New personal privacy tort in Ontario – what are the implications?

Anyone with even a passing interest in privacy law in Canada would now know that the Ontario Court Appeal recently recognized a a tort of “intrusion upon seclusion” in its recent decision of Jones v. Tsige.

In this case, Sandra Jones sued Winnie Tsige for surreptitiously looking at Jones’ banking records. Both women happened to be employees of the Bank of Montreal (BMO) and Tsige had formed a common-law relationship with Jones’ former husband. As a bank employee, Tsige had full access to Jones’ banking information and, contrary to the bank’s policy, looked into Jones’ banking records at least 174 times over a period of four years.

The technology and privacy blogs have all been dissecting the decision since its release last week. Here is a sample of some of the discussion:

Banking your secrets just got safer – invasion of privacy tort recognized: Canadian Technology & IP Law

Ontario recognizes privacy tort of intrusion upon seclusion: Barry Sookman

Ontario Court of Appeal awards damages for invasion of personal privacy: James Gannon

Suing for Snooping – Privacy Intrusion Actionable in Ontario: Barry Sookman again (on the “siIP/ITs” blog this time)

Lexpert contacted one of Canada’s top privacy experts – Barbara McIsaac of Borden Ladner Gervais – to get her views on the implications of the decision.

One of the interesting issues for McIsaac is the relationship between this new tort and Canada’s Personal Information Protection and Electronic Documents Act (PIPEDA). In Jones v. Tsige, the court said that the existence of PIPEDA did not preclude damages because:

While BMO is subject to PIPEDA, there are at least three reasons why, in my view, Jones should not be restricted to the remedy of a PIPEDA complaint against BMO. First, Jones would be forced to lodge a complaint against her own employer rather than against Tsige, the wrongdoer. Second, Tsige acted as a rogue employee contrary to BMO’s policy and that may provide BMO with a complete answer to the complaint. Third, the remedies available under PIPEDA do not include damages and it is difficult to see what Jones would gain from such a complaint.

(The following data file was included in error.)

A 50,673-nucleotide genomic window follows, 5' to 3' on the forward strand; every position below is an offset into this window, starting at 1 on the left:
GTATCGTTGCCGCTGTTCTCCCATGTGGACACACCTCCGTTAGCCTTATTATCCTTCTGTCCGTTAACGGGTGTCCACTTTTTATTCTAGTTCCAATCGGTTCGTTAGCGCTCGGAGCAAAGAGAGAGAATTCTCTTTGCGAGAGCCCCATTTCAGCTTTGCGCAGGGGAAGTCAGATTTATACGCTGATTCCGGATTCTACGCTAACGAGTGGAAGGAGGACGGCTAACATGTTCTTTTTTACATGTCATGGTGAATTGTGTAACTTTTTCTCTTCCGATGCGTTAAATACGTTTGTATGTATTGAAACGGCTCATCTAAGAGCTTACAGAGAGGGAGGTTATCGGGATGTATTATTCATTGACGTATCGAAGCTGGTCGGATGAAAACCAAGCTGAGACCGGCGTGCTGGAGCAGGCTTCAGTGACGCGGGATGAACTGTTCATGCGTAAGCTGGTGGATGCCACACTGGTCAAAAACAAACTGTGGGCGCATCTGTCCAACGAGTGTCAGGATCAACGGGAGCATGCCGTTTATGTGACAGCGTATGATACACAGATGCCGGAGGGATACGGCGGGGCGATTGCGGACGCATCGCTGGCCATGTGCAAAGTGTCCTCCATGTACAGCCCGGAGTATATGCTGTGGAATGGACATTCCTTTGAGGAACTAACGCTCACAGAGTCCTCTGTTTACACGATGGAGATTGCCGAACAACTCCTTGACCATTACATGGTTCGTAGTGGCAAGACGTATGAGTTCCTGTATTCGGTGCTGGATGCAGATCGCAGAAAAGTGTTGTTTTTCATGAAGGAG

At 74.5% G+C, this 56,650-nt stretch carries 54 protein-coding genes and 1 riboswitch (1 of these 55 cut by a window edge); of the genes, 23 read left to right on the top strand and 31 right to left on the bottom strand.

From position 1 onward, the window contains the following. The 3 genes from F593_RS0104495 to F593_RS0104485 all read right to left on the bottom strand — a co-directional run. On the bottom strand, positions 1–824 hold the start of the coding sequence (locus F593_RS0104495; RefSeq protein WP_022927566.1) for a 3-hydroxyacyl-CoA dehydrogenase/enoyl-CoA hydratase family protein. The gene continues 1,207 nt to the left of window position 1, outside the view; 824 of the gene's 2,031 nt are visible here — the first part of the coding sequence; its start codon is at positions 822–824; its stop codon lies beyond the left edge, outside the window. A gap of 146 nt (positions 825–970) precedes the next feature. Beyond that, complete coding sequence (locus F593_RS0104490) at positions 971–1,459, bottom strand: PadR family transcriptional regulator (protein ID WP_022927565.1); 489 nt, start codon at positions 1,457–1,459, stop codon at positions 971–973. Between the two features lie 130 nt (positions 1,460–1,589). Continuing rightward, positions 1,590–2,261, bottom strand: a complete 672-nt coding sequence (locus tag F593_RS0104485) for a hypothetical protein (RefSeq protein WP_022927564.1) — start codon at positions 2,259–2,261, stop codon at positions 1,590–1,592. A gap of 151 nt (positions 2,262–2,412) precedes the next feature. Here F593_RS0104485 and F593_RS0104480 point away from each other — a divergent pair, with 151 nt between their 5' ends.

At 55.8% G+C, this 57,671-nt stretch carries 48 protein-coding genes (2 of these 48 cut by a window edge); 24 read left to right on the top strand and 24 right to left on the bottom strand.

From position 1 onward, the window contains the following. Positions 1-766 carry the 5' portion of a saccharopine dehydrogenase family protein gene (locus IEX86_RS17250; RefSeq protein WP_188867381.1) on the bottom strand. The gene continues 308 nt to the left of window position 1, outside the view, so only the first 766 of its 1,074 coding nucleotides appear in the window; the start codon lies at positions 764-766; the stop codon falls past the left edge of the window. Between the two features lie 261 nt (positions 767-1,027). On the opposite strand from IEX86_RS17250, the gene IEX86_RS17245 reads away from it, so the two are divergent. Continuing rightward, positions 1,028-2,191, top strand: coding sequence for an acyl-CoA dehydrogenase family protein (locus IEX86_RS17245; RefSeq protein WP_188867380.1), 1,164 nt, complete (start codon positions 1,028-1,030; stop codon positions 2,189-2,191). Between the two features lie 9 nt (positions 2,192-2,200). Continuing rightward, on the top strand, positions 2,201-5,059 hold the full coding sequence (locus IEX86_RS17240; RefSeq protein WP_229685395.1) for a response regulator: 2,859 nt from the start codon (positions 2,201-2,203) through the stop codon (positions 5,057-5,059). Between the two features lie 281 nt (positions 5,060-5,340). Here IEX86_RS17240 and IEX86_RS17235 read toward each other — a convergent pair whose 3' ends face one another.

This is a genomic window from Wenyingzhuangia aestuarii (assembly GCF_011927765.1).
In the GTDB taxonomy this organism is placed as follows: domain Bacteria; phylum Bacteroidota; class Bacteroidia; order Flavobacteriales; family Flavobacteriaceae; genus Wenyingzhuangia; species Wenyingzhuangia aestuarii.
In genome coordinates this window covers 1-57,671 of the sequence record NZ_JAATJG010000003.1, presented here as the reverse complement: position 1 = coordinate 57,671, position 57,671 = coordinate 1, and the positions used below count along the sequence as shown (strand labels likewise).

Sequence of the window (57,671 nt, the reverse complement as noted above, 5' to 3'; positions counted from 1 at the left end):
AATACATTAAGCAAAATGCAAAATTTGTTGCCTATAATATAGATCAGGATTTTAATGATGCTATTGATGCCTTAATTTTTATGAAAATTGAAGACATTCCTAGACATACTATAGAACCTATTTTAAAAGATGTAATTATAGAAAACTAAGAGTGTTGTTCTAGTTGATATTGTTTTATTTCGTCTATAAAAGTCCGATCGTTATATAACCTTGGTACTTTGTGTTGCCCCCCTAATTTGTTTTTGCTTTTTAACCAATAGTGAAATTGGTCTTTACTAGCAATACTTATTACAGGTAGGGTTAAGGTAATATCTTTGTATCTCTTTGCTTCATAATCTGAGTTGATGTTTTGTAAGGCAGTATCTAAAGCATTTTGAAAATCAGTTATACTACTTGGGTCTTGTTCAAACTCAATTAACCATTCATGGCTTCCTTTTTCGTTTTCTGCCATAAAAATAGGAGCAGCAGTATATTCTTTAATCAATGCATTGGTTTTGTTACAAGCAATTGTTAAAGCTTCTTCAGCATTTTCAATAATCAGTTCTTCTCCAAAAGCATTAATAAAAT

In this case, McIsaac, points out,

The violator was an employee of the bank acting in violation of bank procedures and policies and the Court recognized that PIPEDA likely did not apply to her personally and the bank itself was likely not in violation of its obligations under PIPEDA.

McIsaac wonders how the court would react in another case where there is a violation by an organization:

Would one be able to sue the organization, or would the court say no – you must follow the PIPEDA remedy and complain to the Commissioner, then sue in Federal Court.

And to take it even further, will this mean a flood of privacy class actions against organizations? As Sookman points out in his blog:

The decision could result in an increase in privacy litigation and, in particular, privacy class actions (as proof of pecuniary damages is not a requirement of the tort).

Privacy law is starting off to a roaring start in 2012!

Tim Wilbur

One comment on “New personal privacy tort in Ontario – what are the implications?

Trackbacks/Pingbacks

  1. Case Law: Jones v Tsige – the Ontario Courts recognise a privacy tort – Hugh Tomlinson QC « Inforrm's Blog - February 11, 2012

    […] “New personal privacy tort in Ontario – what are the implications?“, Lexpert Magazine blog […]

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